For eight days there was an unfamiliar stillness across the city of Wollongong, as some of its busiest streets were handed over to the world’s best cyclists.
The UCI Road World Championships had arrived in Australia for just the second time as an unknown quantity for its host, the NSW south coast city of Wollongong.
Across the week Australian cyclists collected four medals, one more than the last time the event was hosted on home soil in Victoria more than a decade ago.
Australian cyclist Sarah Roy said, despite not securing a coveted rainbow jersey, her teammates could be proud of their efforts.
“It is hard when you don’t win a race to still believe that it was successful,” Roy said.
“But I feel like it was really successful.”
The 36-year-old Sydney rider secured her first world championship medal in Wollongong — a bronze in the mixed time trial relay.
“To get a bronze medal in that is a dream, now I have a world championship medal,” she said.
“It was probably one of the best days of my life actually.”
Days out from the start of the races, the Australian team’s chances of success were dealt a blow when star rider Jai Hindley tested positive for COVID-19.
The 26-year-old from Perth was one of Australia’s most in-form riders having just become the first Australian to win the Giro d’Italia.
“Initially, I was a bit disappointed because I thought, potentially, I would not be able to do the Worlds,” Hindley said.
The West Australian was grateful he only suffered mild symptoms and was able to link up with his teammates and play a role in Australia securing a podium place in the road race.
“In the end, I was really just happy I could be there,” he said.
“It was a once-in-a-career opportunity to race on home soil, so it was really special.”
‘Atmosphere was electric’
Organisers predicted the event would attract 300,000 spectators across the week — a number eclipsed by the 300 million international viewers expected to be watching the races abroad.
However, with the showcase races to be held on the last weekend of the event, local businesses questioned those numbers.
“The event was forecast to attract the largest crowds for the final weekend and organisers were proved right when some 100,000 spectators descended on Wollongong for the men’s elite road race on Sunday.”
By the final weekend, the festival atmosphere that had been promised had materialised with thousands of locals standing shoulder to shoulder with interstate and international visitors to cheer on the riders.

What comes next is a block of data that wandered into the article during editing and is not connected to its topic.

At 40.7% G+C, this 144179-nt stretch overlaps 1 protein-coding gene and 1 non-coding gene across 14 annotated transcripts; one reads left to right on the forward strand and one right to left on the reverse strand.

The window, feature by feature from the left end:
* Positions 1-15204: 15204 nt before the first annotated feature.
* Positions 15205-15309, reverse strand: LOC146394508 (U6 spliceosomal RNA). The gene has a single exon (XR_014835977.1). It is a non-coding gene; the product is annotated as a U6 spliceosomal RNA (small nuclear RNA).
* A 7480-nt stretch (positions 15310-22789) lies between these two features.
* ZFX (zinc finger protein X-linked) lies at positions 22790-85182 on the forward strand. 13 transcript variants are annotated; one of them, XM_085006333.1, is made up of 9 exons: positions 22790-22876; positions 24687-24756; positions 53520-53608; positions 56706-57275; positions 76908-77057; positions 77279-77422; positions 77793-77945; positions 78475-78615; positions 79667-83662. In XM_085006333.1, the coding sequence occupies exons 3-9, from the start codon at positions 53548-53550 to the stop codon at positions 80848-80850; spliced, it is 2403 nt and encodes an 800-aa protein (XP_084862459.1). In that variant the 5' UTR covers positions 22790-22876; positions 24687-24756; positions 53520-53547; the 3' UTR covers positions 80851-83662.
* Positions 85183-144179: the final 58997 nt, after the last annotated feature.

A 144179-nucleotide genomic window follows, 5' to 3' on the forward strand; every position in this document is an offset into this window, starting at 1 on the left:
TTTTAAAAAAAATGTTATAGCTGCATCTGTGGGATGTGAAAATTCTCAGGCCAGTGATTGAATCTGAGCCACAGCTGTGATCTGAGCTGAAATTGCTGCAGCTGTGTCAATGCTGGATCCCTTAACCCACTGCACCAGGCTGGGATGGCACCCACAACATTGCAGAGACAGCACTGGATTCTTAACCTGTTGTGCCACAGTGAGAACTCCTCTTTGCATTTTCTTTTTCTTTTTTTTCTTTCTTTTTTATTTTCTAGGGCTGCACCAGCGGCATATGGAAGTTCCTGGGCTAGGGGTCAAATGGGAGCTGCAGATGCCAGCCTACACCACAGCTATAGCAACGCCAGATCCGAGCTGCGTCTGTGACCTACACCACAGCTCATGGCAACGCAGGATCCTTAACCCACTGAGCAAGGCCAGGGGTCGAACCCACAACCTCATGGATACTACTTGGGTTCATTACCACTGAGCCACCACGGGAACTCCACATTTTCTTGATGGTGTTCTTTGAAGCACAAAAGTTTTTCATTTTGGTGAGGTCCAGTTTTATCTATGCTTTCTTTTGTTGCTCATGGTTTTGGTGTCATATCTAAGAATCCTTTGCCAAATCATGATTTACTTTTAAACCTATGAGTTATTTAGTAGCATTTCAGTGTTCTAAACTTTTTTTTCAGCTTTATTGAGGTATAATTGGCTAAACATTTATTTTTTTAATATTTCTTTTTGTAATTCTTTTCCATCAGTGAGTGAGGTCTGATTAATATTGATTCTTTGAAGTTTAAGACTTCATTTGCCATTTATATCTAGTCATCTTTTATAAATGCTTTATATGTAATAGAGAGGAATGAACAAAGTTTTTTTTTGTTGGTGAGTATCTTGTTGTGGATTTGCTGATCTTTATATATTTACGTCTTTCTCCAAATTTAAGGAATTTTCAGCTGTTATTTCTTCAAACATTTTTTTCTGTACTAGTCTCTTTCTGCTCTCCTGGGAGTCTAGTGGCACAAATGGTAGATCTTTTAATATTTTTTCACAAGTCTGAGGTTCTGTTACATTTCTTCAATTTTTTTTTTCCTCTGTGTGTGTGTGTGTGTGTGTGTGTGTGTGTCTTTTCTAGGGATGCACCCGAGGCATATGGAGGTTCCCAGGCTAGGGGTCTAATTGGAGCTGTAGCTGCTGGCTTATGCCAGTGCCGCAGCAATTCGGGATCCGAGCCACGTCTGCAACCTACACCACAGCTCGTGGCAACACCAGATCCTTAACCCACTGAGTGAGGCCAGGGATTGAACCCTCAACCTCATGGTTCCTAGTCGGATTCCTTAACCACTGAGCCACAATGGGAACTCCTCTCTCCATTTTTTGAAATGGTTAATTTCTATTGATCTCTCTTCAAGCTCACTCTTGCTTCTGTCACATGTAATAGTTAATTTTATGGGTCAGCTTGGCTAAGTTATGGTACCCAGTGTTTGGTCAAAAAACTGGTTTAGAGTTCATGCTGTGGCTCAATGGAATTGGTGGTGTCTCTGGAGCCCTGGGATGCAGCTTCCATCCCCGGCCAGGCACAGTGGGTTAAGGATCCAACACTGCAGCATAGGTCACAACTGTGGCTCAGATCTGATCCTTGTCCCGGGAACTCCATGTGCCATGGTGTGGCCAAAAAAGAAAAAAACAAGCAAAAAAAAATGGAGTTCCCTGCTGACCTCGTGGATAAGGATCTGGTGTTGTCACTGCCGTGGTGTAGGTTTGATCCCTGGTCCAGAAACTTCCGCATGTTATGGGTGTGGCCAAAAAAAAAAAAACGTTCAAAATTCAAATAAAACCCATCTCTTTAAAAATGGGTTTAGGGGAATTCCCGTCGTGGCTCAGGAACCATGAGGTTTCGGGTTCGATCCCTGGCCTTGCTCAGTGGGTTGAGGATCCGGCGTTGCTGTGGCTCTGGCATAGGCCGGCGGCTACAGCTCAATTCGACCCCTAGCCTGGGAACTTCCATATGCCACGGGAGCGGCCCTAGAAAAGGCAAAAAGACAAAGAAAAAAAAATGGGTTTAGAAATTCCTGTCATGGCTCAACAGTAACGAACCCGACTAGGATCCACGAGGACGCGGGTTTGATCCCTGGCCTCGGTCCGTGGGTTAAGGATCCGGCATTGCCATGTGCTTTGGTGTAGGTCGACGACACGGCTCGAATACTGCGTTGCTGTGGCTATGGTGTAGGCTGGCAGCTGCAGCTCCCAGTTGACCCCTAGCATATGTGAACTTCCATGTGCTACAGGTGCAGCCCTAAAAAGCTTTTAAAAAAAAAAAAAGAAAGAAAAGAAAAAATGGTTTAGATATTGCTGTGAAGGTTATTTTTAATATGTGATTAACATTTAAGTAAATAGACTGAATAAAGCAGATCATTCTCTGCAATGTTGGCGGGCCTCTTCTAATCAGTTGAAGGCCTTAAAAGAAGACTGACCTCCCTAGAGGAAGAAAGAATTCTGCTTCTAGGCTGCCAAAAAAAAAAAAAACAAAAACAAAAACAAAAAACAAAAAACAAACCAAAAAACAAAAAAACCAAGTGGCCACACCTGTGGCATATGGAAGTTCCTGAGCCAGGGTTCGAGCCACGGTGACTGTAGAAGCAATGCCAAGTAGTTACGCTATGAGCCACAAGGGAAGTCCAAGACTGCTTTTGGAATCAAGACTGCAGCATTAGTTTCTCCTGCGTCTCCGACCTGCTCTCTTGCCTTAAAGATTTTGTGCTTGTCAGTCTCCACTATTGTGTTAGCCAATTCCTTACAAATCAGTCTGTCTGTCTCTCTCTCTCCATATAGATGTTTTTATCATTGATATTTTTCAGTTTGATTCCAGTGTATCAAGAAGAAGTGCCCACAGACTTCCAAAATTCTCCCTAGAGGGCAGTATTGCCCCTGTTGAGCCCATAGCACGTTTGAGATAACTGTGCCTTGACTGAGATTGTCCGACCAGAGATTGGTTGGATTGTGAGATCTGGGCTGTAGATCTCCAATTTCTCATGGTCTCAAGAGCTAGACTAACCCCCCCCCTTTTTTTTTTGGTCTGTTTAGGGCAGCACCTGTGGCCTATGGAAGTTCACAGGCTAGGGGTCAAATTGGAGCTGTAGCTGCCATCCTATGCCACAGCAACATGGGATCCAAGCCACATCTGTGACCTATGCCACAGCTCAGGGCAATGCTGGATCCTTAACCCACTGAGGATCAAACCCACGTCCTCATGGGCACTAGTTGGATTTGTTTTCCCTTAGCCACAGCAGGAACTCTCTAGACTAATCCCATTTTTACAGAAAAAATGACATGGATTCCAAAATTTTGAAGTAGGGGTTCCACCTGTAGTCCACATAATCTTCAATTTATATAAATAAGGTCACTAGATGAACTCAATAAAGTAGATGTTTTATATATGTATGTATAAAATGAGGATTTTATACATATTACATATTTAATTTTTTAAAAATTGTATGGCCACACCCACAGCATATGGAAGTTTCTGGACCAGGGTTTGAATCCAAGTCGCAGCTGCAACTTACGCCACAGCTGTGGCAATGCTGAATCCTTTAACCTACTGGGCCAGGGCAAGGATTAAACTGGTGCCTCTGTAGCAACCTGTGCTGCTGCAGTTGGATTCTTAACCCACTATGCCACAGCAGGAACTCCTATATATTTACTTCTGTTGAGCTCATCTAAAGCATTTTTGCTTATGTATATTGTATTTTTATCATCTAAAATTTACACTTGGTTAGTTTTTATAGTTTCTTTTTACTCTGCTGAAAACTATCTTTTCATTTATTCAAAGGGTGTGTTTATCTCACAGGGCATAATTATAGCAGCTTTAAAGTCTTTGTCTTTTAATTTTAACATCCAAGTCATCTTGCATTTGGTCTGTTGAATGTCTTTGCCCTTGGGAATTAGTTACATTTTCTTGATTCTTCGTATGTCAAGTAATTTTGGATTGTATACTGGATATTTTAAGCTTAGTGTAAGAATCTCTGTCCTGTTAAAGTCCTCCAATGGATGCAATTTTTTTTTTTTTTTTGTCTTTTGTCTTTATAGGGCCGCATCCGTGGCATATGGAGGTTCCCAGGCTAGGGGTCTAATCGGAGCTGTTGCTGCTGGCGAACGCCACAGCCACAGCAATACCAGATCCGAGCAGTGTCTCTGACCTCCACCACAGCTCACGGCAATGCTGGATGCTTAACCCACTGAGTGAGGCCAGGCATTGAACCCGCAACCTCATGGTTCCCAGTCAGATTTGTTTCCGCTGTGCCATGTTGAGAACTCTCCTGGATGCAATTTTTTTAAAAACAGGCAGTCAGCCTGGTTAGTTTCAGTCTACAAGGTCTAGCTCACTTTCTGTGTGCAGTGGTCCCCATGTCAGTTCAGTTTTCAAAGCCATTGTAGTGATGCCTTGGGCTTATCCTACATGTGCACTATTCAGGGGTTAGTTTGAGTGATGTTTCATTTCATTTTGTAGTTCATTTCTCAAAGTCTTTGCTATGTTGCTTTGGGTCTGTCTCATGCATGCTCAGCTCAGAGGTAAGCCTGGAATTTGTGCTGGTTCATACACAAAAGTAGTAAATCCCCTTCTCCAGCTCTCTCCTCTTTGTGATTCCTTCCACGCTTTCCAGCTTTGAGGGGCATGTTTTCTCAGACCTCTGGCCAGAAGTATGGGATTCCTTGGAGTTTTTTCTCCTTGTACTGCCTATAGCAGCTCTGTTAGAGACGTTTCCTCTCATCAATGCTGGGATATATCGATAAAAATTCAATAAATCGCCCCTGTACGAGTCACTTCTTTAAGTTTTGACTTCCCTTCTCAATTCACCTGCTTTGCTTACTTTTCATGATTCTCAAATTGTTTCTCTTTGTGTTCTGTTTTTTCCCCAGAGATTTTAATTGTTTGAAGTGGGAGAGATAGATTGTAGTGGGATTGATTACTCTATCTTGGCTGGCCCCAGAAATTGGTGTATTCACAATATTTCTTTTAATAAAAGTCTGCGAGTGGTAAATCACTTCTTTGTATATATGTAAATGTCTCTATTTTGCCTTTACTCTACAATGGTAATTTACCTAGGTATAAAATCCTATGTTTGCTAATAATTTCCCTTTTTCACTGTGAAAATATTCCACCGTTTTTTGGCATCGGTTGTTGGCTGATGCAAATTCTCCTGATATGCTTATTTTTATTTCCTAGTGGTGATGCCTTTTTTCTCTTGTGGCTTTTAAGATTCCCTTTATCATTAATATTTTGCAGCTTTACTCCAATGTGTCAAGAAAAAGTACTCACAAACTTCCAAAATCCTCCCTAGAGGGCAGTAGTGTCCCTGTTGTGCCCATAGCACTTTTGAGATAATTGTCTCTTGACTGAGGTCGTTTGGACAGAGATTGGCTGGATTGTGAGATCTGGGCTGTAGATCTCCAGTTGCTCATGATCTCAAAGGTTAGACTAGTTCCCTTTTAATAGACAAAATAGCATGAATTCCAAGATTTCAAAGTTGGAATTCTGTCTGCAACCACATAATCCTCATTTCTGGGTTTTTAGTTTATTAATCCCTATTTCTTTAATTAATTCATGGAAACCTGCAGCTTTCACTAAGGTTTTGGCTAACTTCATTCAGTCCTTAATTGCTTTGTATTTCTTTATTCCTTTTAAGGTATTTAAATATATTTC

“The support of the fans was really incredible,” Hindley said.
“Everyone really got around the race but really got around the Aussie team as well and you can definitely feel that on the road.
“The atmosphere was electric.”
With the emergence of time trial silver medallists Hamish McKenzie and Grace Brown, there is a genuine feeling that the Australian cycling team has turned a corner with Wollongong a launch pad for future success.
“There has been a big change within cycling for Australia and we are in a better place than a couple of years ago,” Roy said.
“There is a lot of momentum and there are a really great group of staff and riders that are coming through.
“I think it is a really good time and we can look forward to the next world championships, so I think we are only going to get better as a collective Australian team.”
During the week, organisers expected that the bulk of the visitors would be attending over the final weekend and they were proved right when some 100,000 spectators descended on Wollongong for the men’s elite road race.
However, the total turnout still fell short of initial projections, with 200,000 spectators estimated to have taken in the races live over the week.
The elite road races were held on the same weekend as the finals of the Australian football codes, which may have impacted domestic attendance.
The official Australian broadcaster Channel Nine’s decision to air the races on its paid streaming service Stan Sport could also have turned some Australian viewers off.
NSW Minister for Cities Rob Stokes visited Wollongong this week to announce the 79 kilometre race course would be immortalised with a permanent marking, similar to the marathon track for the Sydney Olympics.
He was asked whether the state government could have done more to promote the event domestically and responded by pointing to the city’s exposure to an international audience.
“The global television crowd is what has put the Illawarra on the global map,” Mr Stokes said.
“We can’t underestimate the impact that the footage of the escarpment on televisions right across Europe, across the Americas, across Asia will have on future visitation.”
Dario Travesi is the director of the Fraternity Club, which was situated along the racecourse and was completely shut off from traffic for the full eight days.
“Obviously trade in the club was affected because we couldn’t have our regulars come into the club as well as weekend weddings and functions,” he said.
Mr Travesi said he felt for businesses whose bottom line may have been affected by the event, but said the benefits to the city outweighed the costs.
“Revenue is not the issue here; the big picture is what kind of legacy can we leave with the people of the Illawarra and beyond,” he said.
“It is like planting a seed and you watch it grow, that is the way I see it.”